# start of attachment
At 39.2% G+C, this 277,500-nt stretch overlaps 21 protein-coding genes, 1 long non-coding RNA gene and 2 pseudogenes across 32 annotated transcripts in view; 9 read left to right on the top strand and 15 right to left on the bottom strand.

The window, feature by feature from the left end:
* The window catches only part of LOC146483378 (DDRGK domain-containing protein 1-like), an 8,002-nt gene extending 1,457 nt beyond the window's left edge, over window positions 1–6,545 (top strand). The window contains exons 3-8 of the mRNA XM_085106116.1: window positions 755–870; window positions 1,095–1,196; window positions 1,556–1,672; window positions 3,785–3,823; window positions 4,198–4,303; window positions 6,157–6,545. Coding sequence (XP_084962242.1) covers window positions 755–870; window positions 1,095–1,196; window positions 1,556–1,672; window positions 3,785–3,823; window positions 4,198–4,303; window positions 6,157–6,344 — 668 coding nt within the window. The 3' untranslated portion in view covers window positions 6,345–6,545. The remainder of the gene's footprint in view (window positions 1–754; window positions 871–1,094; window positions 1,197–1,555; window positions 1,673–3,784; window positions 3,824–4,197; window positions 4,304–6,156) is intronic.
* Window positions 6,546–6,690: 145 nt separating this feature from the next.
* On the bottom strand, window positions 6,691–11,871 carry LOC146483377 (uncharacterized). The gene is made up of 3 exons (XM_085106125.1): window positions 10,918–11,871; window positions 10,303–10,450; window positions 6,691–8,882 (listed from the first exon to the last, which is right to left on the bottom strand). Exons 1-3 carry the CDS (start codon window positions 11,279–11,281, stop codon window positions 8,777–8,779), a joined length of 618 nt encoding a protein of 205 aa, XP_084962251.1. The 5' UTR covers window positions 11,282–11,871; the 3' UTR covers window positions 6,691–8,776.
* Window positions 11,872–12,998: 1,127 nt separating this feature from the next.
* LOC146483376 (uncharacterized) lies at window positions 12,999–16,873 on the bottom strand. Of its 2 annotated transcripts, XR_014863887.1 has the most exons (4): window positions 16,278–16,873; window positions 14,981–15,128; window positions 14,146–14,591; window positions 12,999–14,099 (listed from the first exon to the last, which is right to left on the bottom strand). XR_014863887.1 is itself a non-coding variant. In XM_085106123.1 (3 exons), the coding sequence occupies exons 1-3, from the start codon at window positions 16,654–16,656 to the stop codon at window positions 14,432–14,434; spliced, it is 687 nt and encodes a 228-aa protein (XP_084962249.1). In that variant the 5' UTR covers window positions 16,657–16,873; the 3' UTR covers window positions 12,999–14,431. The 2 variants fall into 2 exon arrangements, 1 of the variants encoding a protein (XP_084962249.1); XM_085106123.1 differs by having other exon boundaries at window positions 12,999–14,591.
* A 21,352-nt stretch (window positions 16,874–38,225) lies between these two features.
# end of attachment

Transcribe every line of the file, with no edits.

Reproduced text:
At 39.2% G+C, this 277,500-nt stretch overlaps 21 protein-coding genes, 1 long non-coding RNA gene and 2 pseudogenes across 32 annotated transcripts in view; 9 read left to right on the top strand and 15 right to left on the bottom strand.

The window, feature by feature from the left end:
* The window catches only part of LOC146483378 (DDRGK domain-containing protein 1-like), an 8,002-nt gene extending 1,457 nt beyond the window's left edge, over window positions 1–6,545 (top strand). The window contains exons 3-8 of the mRNA XM_085106116.1: window positions 755–870; window positions 1,095–1,196; window positions 1,556–1,672; window positions 3,785–3,823; window positions 4,198–4,303; window positions 6,157–6,545. Coding sequence (XP_084962242.1) covers window positions 755–870; window positions 1,095–1,196; window positions 1,556–1,672; window positions 3,785–3,823; window positions 4,198–4,303; window positions 6,157–6,344 — 668 coding nt within the window. The 3' untranslated portion in view covers window positions 6,345–6,545. The remainder of the gene's footprint in view (window positions 1–754; window positions 871–1,094; window positions 1,197–1,555; window positions 1,673–3,784; window positions 3,824–4,197; window positions 4,304–6,156) is intronic.
* Window positions 6,546–6,690: 145 nt separating this feature from the next.
* On the bottom strand, window positions 6,691–11,871 carry LOC146483377 (uncharacterized). The gene is made up of 3 exons (XM_085106125.1): window positions 10,918–11,871; window positions 10,303–10,450; window positions 6,691–8,882 (listed from the first exon to the last, which is right to left on the bottom strand). Exons 1-3 carry the CDS (start codon window positions 11,279–11,281, stop codon window positions 8,777–8,779), a joined length of 618 nt encoding a protein of 205 aa, XP_084962251.1. The 5' UTR covers window positions 11,282–11,871; the 3' UTR covers window positions 6,691–8,776.
* Window positions 11,872–12,998: 1,127 nt separating this feature from the next.
* LOC146483376 (uncharacterized) lies at window positions 12,999–16,873 on the bottom strand. Of its 2 annotated transcripts, XR_014863887.1 has the most exons (4): window positions 16,278–16,873; window positions 14,981–15,128; window positions 14,146–14,591; window positions 12,999–14,099 (listed from the first exon to the last, which is right to left on the bottom strand). XR_014863887.1 is itself a non-coding variant. In XM_085106123.1 (3 exons), the coding sequence occupies exons 1-3, from the start codon at window positions 16,654–16,656 to the stop codon at window positions 14,432–14,434; spliced, it is 687 nt and encodes a 228-aa protein (XP_084962249.1). In that variant the 5' UTR covers window positions 16,657–16,873; the 3' UTR covers window positions 12,999–14,431. The 2 variants fall into 2 exon arrangements, 1 of the variants encoding a protein (XP_084962249.1); XM_085106123.1 differs by having other exon boundaries at window positions 12,999–14,591.
* A 21,352-nt stretch (window positions 16,874–38,225) lies between these two features.